In Classroom Learning
Farm Camps start in your classroom. We help you match up what you are learning about to the curriculum matrix that is age appropriate and relevant to what you are going to see on the farm.
How it works?
We don't just send you a link and leave you to your own devices. Once you connect with our Farm Camp Director, they hand select standards-based curriculum to bridge the gap between what your students are currently learning in the classroom and your on farm visit.
It's more than just a field trip. The Hands On component to a Farm Camp solidifies and reinforces the information that you are teaching in your classroom with experiences that your students can touch, feel and smell.
The Hands On component can include a single stop or multiple stop at a variety of farms or agribusinesses.
Types of Farm Camps
For the second part of a Farm Camp (hands on), there are 3 unique options to choose from for your Farm Camp experience. Learn more below about the differences between these opportunities, select which option works best for your classrooms’ needs, and connect with our Program Director to begin setting up your experience.
We provide customized, standards-based lesson plans for the Educator to implement in the classroom prior to going out to the farm. These lessons help students prepare for what they'll see or experience on the farm. When your Farm Camp is fully registered, you receive resources such as permission slips, agenda templates, and evaluations. In addition, Ag Hosts receive access to resources that help prepare them for talking with students and support after the Farm Camp to continue to share the agricultural message.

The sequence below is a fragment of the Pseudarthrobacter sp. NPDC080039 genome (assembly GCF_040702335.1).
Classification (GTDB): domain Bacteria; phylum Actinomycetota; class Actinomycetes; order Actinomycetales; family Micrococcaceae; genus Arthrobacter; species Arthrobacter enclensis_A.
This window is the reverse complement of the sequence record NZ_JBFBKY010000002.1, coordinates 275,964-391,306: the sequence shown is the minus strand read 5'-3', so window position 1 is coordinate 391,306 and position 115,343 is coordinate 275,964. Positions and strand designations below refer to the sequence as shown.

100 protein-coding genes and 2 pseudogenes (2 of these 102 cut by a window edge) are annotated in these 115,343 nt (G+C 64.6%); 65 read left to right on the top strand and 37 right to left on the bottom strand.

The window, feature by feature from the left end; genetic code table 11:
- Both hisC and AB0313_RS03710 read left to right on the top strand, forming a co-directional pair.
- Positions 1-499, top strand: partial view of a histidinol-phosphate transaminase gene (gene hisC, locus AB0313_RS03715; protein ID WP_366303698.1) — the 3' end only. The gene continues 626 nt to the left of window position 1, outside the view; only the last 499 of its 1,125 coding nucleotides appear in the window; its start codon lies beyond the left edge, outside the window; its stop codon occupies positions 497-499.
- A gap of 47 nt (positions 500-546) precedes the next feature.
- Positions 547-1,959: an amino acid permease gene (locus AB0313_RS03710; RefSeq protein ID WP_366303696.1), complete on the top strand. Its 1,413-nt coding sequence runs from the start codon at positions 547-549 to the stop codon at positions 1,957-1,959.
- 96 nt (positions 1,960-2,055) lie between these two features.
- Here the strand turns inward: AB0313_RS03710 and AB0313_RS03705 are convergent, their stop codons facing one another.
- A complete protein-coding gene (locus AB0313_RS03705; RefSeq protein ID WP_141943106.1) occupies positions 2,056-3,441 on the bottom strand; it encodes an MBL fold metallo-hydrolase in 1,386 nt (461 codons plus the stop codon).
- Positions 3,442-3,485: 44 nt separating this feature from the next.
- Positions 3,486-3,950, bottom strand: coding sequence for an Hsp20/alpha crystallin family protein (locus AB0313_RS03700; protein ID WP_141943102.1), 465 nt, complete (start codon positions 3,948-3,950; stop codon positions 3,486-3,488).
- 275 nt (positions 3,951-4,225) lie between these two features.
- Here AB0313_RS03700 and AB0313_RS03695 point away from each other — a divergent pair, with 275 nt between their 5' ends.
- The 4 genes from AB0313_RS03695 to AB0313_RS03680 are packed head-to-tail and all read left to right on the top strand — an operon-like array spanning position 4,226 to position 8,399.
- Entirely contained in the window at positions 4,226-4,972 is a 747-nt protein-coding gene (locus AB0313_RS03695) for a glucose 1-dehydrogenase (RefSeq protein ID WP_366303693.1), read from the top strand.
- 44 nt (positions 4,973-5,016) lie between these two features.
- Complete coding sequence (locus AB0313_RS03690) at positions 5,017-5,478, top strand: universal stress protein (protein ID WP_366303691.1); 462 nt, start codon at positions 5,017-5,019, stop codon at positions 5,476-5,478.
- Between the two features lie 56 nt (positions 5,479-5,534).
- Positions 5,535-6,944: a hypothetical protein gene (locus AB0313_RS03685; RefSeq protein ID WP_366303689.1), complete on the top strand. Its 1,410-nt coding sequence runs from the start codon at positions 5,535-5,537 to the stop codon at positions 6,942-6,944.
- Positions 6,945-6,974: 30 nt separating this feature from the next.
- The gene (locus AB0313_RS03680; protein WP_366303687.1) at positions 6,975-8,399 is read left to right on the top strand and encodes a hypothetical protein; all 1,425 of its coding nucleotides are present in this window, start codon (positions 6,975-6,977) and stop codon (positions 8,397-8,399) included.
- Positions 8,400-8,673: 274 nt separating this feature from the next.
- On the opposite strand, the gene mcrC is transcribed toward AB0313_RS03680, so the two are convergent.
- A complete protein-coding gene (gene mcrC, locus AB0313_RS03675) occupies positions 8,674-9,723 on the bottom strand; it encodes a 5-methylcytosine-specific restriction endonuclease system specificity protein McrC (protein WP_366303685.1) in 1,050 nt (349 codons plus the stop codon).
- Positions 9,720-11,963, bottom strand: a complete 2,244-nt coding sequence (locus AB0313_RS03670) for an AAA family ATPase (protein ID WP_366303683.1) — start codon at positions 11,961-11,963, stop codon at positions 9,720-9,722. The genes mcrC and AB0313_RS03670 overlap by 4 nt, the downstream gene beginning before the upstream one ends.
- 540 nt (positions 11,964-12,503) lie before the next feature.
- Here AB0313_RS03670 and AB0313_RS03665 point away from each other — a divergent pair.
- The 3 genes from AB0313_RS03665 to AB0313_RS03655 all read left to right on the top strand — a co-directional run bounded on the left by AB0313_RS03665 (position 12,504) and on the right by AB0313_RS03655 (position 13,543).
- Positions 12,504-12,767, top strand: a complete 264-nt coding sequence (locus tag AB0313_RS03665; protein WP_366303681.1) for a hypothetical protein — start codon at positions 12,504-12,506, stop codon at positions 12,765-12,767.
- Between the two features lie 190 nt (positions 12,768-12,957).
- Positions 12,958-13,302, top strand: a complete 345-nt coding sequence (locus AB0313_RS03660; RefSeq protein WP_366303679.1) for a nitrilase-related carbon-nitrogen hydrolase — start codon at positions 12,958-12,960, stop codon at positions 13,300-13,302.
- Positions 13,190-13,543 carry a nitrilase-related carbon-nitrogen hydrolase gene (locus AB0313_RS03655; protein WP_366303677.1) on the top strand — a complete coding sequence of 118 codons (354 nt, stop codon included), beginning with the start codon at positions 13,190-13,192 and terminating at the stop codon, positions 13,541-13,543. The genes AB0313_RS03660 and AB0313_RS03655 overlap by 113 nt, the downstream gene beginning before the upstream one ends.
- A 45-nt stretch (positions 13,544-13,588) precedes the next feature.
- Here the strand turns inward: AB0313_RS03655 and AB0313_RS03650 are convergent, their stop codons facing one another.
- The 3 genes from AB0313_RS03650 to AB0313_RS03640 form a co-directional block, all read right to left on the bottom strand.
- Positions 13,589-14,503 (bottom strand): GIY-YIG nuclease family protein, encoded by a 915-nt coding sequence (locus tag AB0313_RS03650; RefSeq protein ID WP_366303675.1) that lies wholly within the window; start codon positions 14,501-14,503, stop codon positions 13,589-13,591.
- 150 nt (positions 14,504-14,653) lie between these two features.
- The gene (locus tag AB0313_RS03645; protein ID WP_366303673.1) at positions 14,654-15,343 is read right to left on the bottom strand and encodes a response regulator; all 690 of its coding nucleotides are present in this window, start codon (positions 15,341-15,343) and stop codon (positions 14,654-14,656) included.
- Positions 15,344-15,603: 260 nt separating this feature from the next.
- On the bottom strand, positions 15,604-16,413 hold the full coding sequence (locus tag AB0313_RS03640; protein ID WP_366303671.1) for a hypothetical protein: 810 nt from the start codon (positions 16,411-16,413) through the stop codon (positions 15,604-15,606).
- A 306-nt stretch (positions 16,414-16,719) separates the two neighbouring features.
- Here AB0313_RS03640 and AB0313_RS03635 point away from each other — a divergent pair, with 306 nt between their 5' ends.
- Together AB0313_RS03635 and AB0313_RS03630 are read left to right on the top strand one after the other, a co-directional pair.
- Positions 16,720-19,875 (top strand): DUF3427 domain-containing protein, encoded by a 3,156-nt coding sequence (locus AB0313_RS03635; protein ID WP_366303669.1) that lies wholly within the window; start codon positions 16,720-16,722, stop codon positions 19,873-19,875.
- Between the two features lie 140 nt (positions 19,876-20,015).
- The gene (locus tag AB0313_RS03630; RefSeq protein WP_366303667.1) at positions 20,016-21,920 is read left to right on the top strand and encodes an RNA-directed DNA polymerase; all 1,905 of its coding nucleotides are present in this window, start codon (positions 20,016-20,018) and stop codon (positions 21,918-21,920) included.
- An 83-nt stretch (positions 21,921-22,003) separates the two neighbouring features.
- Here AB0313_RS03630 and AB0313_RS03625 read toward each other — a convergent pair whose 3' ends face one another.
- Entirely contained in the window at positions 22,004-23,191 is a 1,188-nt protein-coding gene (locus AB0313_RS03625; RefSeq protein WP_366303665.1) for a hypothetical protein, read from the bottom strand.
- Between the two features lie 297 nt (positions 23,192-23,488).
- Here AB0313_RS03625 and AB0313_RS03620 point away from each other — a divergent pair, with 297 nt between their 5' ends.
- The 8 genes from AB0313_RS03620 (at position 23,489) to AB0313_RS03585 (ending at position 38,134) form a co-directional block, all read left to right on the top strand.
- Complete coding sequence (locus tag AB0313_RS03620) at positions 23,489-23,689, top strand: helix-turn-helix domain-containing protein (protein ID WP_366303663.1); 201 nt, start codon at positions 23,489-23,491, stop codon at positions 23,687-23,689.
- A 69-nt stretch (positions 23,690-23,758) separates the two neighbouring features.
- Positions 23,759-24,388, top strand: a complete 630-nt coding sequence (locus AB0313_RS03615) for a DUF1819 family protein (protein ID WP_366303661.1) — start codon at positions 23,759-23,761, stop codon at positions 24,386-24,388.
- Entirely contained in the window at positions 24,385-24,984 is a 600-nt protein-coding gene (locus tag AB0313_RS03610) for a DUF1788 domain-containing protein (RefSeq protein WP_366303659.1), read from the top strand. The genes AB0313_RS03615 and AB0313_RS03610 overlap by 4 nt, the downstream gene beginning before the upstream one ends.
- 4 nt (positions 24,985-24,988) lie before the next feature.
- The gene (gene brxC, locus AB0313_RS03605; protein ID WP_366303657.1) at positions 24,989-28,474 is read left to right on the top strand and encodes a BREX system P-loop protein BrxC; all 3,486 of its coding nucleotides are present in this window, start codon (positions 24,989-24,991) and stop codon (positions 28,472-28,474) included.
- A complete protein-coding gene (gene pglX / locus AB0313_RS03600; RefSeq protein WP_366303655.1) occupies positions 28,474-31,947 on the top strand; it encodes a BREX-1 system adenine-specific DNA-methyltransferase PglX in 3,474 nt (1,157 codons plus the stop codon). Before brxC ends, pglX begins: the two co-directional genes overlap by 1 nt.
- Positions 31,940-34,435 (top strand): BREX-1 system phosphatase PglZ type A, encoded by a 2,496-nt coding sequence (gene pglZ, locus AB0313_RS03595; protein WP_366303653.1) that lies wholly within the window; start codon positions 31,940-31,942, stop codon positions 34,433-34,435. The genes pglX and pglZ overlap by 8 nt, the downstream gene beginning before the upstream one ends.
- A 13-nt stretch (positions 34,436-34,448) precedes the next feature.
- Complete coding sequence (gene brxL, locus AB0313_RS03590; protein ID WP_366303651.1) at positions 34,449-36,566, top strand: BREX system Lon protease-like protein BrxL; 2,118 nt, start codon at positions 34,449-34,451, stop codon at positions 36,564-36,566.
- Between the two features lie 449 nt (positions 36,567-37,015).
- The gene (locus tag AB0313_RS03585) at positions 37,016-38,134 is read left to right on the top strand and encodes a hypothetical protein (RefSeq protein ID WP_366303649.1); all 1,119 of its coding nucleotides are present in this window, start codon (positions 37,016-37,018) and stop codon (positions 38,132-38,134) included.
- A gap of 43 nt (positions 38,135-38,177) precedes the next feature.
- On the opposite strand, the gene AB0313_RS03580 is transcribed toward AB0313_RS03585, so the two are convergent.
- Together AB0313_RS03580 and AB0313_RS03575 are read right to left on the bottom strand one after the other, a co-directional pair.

A Single Stop Farm Camp comes in many shapes and sizes but here's an example of what one could look like!
A Farm Camp Field Day is a larger scale on-farm experience involving multiple classrooms and multiple Ag Hosts and maybe even multiple schools!
There are three types of Farm Camp Field Days:
- Single Location Field Day
Ag Hosts meet the students at one location and students rotate around stations to hear from multiple Ag Hosts
- Multiple Location Field Day
Ag Hosts meet the students at one location (AM/PM) and students rotate around stations to hear from multiple Ag Hosts and then students go on a bus tour (AM/PM) to see different types of farms/agribusinesses
- Bus Tour
Students tour multiple farms/agribusiness by traveling by bus to each stop
A Field Day requires a coordinator to put the event together. This could be an educator, Ag Host, Ag organization or business, etc. Farm Camp provides dynamite resources for the coordinator to create a successful, engaging event.
We provide customized, standards-based lesson plans for the Educator to implement in the classroom prior to going out to the farm. These lessons help students prepare for what they'll see or experience during the virtual tour. When your Farm Camp is fully registered, you receive resources such as virtual tour tips, best practices for engaging students, and evaluations. In addition, Ag Hosts receive access to resources that help prepare them for sharing their farm with students and support after the Farm Camp to continue to share the agricultural message.
Your Farm Camp experience is wrapped up with career exploration. This may be an in-classroom lesson, an outside speaker, or an interactive career exploration activity. Careers in agriculture feature a wide variety of opportunities beyond on the farm. Educators will receive lessons, videos and other resources to help connect students with what they say in their hands on experience to possible careers in the agricultural field.
Get kids out to the farm!
Agriculture is all around us. It's the food, fiber and fuel that makes the world go round but students don't know where these things come from. This is why it's so important for them to get out to the farm!
Educator Beth Sletta shares why it's important to teach using agriculture as a common language.